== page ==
Hmm, may have mangled the title of that poem a bit. I’m thinking, of course, of Samuel Taylor Coleridge’s This Lime-Tree Bower My Prison, which he wrote in — ha, for half a second I was about to write “1997” but nope, this one dropped in 1797. I studied this poem in university under a wonderful professor who approached the poetry of the Victorian era like a lesson in modern celebrity gossip. In particular, I loved her take on Coleridge and This Lime-Tree Bower My Prison, in which Coleridge, a Romance poet and philosopher afflicted with a debilitating hunchback, hangs back at home, morosely wandering about the titular lime tree bower, while his more able-bodied friends head out for an afternoon excursion in the country.
Physical limitations aside, Coleridge’s internal monologue is so unbelievably Eeyore-esque. That he’s the better poet, the more reasoned, thoughtful and compassionate man than his close frenemy, the likewise talented but undeniably gorgeous and immensely popular William Wordsworth, is totally besides the point – that surely because of his unfortunate physical affliction and what just HAS to be his own searing unpopularity, he’s been once again relegated to the kids’ table while Wordsworth gallivants across the countryside like a Victorian era rock star. It’s actually quite emo. You really feel for the man; can’t have been easy being the socially maladjusted bestie to the guy everyone wanted to be and/or shag.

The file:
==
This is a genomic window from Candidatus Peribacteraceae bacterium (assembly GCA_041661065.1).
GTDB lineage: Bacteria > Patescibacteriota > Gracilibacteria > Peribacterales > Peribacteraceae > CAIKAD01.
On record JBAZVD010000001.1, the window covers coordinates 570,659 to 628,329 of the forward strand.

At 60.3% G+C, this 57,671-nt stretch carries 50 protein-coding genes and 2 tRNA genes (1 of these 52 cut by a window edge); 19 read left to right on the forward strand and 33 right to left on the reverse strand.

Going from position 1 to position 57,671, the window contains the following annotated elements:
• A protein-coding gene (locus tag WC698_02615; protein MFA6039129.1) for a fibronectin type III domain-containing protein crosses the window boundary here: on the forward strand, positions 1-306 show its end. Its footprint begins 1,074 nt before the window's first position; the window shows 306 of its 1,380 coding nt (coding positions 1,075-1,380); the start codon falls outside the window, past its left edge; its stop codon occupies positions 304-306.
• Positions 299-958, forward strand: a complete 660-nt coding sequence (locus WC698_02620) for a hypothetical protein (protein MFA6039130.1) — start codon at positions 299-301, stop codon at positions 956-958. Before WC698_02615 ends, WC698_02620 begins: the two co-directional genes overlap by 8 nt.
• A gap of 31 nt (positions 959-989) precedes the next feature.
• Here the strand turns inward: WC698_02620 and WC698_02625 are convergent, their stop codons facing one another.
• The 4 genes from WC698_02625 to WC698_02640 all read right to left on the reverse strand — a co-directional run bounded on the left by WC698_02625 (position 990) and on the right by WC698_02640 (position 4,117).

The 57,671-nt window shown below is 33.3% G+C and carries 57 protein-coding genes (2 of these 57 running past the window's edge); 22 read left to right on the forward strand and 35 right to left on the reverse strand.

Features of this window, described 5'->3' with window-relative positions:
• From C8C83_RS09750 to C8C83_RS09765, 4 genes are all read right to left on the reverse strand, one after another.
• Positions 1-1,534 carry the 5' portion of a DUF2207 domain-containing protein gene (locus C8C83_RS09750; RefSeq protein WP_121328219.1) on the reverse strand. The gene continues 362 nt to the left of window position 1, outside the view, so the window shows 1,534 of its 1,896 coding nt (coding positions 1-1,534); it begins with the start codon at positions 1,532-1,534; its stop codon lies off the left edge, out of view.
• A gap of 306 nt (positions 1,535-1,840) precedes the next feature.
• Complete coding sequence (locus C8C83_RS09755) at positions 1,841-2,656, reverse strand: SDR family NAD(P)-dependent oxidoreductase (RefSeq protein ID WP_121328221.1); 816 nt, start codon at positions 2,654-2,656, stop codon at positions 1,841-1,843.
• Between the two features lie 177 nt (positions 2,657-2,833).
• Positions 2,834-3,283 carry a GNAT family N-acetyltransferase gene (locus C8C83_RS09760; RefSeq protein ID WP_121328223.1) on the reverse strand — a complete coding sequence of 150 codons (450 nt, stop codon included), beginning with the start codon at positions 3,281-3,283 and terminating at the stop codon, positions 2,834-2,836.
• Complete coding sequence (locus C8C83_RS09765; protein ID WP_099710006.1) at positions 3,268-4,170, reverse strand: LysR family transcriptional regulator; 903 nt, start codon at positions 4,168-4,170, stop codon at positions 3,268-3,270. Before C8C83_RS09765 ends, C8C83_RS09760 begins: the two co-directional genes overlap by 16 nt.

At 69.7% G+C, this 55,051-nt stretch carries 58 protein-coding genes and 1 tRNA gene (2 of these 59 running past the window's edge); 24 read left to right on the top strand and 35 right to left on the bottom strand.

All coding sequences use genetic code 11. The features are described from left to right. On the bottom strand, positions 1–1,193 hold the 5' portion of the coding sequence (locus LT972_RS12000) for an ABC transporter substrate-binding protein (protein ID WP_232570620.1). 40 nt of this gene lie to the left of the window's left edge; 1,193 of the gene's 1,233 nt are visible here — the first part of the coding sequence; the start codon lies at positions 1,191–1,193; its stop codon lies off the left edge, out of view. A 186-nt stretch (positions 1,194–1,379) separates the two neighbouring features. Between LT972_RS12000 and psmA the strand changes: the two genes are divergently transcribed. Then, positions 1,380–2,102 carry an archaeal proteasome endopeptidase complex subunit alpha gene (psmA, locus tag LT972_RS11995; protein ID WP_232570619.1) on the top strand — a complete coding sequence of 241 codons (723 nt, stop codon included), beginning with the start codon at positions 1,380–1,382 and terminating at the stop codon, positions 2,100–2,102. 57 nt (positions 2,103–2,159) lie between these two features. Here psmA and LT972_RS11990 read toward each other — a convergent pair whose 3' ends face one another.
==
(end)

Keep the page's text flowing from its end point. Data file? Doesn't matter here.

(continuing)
These are not lime bowers. Boughs? Are bowers boughs that have been arranged into the shape of a, um, bower? I feel like we may have gone a bit snake-eating-its-own-tail here. They’re boughs. Of flowers. Not bowers. 😉